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Citation Context ...stence or predictability of the profile or cumulated time series (Kantelhardt, 2011). The exponent H may be studied by different methods including rescaled range analysis, fluctuation analysis, and detrended fluctuation analysis (Peng et al., 2002; Kantelhardt, 2011). In particular, Detrended fluctuation analysis (DFA) has been widely employed to reliably detect longrange autocorrelations in non-stationary time series, with a large number of studies using it to report long-range autocorrelations, although a few studies have reported anti-persistent anti correlations (e.g., Bahar et al., 2001; Delignières et al., 2006; Delignières, Torre & Bernard, 2011; Kantelhardt, 2011). The value of the Hurst exponent H may be approximated by the DFA, which calculates the scaling of mean-square fluctuations with time series scale, yielding the scaling exponent α (Feder, 1988; Hurst, 1951; Peng et al., 2002; Kantelhardt, 2011). When DFA scaling relationships are observed, the scaling exponent α≈H is related to the correlation exponent γ by the relationship α= 1−γ /2, with α= 0.5 being the threshold between anti persistence and persistence (Peng et al., 2002; Kantelhardt, 2011). Despite the increased interest to study fr... |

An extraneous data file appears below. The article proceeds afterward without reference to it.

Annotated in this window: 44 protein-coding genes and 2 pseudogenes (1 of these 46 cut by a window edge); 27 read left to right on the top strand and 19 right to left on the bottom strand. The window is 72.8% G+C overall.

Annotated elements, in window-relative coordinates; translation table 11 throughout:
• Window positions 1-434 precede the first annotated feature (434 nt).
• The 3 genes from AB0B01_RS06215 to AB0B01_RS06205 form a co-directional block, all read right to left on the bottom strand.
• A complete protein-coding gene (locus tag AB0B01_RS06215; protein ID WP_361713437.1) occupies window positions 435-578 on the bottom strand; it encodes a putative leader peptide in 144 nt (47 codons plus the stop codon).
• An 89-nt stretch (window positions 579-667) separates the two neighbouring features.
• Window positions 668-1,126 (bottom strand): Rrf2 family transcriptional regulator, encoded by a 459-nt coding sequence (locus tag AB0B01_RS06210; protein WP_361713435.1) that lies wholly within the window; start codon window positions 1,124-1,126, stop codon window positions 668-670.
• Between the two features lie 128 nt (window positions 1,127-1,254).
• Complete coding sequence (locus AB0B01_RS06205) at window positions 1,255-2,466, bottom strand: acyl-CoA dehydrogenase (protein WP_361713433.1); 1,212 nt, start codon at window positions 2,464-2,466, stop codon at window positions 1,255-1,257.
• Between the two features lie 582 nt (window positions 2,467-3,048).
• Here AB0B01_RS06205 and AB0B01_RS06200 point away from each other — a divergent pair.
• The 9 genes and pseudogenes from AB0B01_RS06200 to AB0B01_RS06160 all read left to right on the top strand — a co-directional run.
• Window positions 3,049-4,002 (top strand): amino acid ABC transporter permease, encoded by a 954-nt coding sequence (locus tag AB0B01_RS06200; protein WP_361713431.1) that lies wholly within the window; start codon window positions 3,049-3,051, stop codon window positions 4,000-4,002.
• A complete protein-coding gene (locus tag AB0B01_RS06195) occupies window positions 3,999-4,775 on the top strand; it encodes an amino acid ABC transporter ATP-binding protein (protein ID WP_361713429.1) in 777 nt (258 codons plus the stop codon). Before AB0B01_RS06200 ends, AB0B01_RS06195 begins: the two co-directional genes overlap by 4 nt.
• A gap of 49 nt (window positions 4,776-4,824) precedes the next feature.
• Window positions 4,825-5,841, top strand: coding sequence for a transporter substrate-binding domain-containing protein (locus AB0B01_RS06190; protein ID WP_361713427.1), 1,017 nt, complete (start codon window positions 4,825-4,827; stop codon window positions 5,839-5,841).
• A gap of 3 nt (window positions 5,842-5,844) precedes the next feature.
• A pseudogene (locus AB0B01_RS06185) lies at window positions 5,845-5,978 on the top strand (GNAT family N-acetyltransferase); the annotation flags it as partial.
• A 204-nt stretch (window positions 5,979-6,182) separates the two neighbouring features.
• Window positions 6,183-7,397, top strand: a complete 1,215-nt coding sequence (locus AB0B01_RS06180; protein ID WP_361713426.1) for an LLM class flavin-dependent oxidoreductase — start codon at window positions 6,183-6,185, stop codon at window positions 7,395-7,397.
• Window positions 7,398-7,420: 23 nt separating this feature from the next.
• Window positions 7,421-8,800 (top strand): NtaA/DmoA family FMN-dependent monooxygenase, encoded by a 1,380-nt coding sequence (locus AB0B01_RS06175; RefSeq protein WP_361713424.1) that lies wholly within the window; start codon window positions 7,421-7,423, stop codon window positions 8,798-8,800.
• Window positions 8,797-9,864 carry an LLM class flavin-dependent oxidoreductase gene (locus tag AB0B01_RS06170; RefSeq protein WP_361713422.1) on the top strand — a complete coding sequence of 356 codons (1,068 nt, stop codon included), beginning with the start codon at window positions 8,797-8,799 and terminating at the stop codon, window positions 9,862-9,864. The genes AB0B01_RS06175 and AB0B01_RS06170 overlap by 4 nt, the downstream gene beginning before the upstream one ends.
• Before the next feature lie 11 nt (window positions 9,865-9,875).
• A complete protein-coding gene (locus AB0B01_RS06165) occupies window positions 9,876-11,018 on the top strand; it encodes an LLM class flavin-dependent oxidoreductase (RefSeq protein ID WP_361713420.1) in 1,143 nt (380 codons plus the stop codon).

11 | Endogenous circadian rhythm in human motor activity uncoupled from circadian influences on cardiac dynamics. - PC, Hu, et al. - 2007 |

10 |
Scaling of basal and maximum metabolic rate in rodents and the aerobic capacity model for the evolution of endothermy.